The Hungarian Parliament will debate on Tuesday the draft bill dubbed “Stop Soros.” The stated aim of the law - named in reference to Hungarian-born financier George Soros and his alleged plan to relocate refugees across Europe - is to defend national sovereignty and prohibit the relocation of any foreign population to Hungary, the government insists.
The Hungarian government last week submitted the latest version of its draft “Stop Soros” law, which immediately drew harsh criticism from Amnesty International, the Hungarian Helsinki Committee, and the UNHCR - UN Refugee Agency.
“UNHCR is seriously concerned that these proposals, if passed, would deprive people who are forced to flee their homes of critical aid and services, and further inflame tense public discourse and rising xenophobic attitudes,” the UN High Commissioner for Refugees said in a statement in Geneva last Wednesday.
Hungarian Minister of Foreign Affairs and Trade Péter Szijjártó labeled the UNHCR statement “outrageous” and unfounded, and called on critics to ask questions if they do not understand something.
The latest to step into the row is Dunja Mijatović, the newly appointed Council of Europe Commissioner for Human Rights, who released a statement on Friday, published on her website, strongly criticizing the draft.
“The draft legislation recently submitted by the Hungarian government to the Parliament, which provides for criminal law sentences, including imprisonment, for those ‘facilitating illegal immigration’ constitutes a worrying human rights development,” the statement reads. “If adopted, the new provisions would result in further arbitrary restrictions to the indispensable work of human rights NGOs and defenders and leave migrants without the essential services provided by such NGOs.”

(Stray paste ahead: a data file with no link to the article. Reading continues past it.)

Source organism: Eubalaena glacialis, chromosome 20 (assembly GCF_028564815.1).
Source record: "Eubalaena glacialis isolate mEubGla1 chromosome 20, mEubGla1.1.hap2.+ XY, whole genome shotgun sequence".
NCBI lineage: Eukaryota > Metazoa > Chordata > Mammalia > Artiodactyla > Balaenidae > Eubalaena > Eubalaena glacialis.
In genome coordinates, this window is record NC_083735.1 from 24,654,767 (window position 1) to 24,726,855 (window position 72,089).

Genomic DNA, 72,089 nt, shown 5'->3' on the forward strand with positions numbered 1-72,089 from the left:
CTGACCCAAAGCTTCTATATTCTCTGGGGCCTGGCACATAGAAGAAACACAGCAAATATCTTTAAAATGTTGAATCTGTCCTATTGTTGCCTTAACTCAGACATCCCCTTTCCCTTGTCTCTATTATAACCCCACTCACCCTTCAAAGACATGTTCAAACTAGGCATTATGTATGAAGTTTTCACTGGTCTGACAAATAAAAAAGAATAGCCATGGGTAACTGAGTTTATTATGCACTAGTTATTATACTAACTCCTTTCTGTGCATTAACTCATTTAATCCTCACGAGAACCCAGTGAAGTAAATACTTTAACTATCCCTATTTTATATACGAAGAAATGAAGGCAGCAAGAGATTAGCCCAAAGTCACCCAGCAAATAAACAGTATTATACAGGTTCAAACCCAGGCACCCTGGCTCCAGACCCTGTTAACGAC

“The proposed package allows for the criminalization of activities which should be fully legitimate in a democratic society and will inevitably have a chilling effect on any individuals or organizations offering assistance to migrants, including asylum seekers and refugees”
Dunja Mijatović, CoE Commissioner for Human Rights
Mijatović added that she is “alarmed that the new provisions will impact negatively on the human rights of migrants, including asylum seekers.”
“By impeding the work of NGOs that currently provide vital legal assistance and information about asylum procedures, the new provisions effectively thwart the realization of the right to seek asylum,” she continued. “Measures of this kind are also likely to incite xenophobia against migrants and mistrust of those committed to helping them,” she stressed.
Mijatović has called on the Hungarian authorities to drop the bill.
“They should refrain from taking any measures penalizing, stigmatizing or putting at any disadvantage NGOs working in the field of migration, and restore an enabling environment conducive to the work of human rights defenders,” she added.